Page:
Here's Who Benefits From the Rise of Curved OLED Smartphones

To say the past few months have been eventful for Universal Display (NASDAQ: OLED  ) investors seems like one heck of an understatement.

The stock skyrocketed after it crushed earnings expectations in August, then plunged in September after a sustained negative campaign from noted short-sellers. What's more, July and August marked the first respective commercial rollouts of Universal Display's OLED technology in large-screen curved televisions from LG Display (NYSE: LPL  ) and Samsung.

And if you were excited last week when Samsung unveiled the Galaxy Round -- its first smartphone to feature a 5.7-inch, curved OLED screen -- you're gonna love this.

On Sunday, the folks over at Engadget say they received leaked images from an anonymous source of a new curved smartphone made by LG Display, aptly dubbed "G Flex" and apparently pegged for release sometime next month.

LG Display stock, Universal Display stock

Image source: Engadget. 

In contrast to Samsung's Galaxy Round, which has a curve running from side to side, LG's G Flex boasts a more exaggerated curve that runs from top to bottom. That said, like Samsung, LG Display confirmed last week it has started mass producing six-inch flexible OLED displays, so the G Flex isn't entirely surprising. 

So far, LG Display hasn't provided any details on pricing or additional functionality the curved display affords consumers -- at least apart from its nifty aesthetic appearance. Meanwhile, Samsung has confirmed its expensive phone -- which will retail for around $1,000 -- will boast a few quirky features enabled by the Galaxy Round's curved screen, including the ability to check items on the welcome screen by simply rolling the phone toward yourself.

But as I also noted last week, that certainly won't be enough to make expensive curved OLED phones fly off shelves. You can bet, however, both companies will be able to offer reduced price points as they increase their efficiency in mass production. After all, that's the exact same reason Samsung was able to lower prices for its curved 55-inch OLED televisions by more than a third in August.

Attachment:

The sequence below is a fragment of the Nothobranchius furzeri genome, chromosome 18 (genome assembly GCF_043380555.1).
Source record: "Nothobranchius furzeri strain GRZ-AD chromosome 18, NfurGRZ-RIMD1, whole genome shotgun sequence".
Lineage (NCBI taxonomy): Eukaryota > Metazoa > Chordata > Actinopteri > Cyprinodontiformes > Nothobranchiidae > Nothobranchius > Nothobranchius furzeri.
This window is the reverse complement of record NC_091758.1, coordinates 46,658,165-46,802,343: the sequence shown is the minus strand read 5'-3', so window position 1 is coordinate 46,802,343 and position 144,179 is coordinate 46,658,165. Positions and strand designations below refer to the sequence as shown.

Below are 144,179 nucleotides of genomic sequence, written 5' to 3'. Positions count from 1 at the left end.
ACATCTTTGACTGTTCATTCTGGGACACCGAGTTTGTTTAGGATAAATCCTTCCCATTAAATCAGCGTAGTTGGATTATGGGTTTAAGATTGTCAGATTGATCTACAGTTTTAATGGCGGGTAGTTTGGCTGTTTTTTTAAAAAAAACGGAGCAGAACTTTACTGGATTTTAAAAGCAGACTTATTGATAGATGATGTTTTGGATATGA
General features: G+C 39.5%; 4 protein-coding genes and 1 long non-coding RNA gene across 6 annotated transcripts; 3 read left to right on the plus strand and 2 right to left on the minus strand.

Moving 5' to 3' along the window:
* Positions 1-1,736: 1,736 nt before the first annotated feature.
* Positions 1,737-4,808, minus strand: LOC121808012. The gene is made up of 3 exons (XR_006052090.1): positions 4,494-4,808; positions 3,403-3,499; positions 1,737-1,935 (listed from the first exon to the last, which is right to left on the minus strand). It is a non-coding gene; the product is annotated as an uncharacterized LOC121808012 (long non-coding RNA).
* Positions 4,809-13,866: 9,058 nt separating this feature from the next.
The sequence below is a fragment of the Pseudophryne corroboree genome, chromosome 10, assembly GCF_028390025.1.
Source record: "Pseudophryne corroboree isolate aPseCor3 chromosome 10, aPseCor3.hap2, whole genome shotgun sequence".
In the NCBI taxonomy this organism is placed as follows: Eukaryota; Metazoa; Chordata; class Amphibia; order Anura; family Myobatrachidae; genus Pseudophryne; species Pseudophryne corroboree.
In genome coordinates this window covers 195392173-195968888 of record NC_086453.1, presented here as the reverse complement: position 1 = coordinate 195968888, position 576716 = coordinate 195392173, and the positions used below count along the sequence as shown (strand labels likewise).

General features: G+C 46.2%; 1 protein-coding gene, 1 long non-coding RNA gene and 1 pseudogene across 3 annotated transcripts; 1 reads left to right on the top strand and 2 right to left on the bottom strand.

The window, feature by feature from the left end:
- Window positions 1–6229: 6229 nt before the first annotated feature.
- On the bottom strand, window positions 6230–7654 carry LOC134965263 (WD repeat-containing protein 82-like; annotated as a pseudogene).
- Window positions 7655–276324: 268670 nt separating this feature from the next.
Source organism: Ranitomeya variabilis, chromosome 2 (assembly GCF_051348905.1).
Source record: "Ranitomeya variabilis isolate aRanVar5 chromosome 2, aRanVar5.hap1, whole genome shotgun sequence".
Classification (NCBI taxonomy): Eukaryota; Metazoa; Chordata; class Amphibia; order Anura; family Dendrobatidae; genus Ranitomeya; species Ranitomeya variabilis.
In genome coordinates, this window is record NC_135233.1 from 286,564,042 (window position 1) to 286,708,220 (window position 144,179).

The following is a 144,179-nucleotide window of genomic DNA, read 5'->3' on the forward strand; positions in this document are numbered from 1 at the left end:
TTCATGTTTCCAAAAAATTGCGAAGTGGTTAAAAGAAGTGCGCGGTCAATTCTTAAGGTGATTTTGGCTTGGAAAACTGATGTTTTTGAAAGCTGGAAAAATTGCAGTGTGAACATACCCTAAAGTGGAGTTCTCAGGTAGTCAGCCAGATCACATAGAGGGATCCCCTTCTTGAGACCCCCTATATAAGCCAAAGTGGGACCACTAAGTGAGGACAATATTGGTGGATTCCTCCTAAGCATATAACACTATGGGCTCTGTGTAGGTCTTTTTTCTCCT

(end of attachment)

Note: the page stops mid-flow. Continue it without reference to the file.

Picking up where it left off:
The best has yet to come
But down the road, consumers can also look forward to seeing more tangible benefits of OLED technology come to fruition. Remember, I pointed out way back in February that the South Korean government chose LG last year to spearhead an effort to create a commercially viable 60-inch, flexible, semi-transparent OLED television by 2017. As it stands, given their progress in OLED tech to date, I'd be stunned if we don't see such a product finished before then.

What's more, LG Display recently confirmed it's already mass producing curved batteries -- necessary to accommodate the design of its G Flex phone -- and is also working on commercializing new flexible cable-style batteries, which could open up a whole new range of complementary design possibilities for OLED electronics.

Most important to investors, however, is that both LG Display and Samsung largely owe the success of their respective OLED technologies to Universal Display, which not only licenses its OLED patents to both companies but also sells them a large portion of the host materials necessary to build OLED displays in the first place.

In the end, these are just a few of the reasons why I'm holding on tight to my own shares of Universal Display, the one company that stands to benefit no matter whose OLED devices win.

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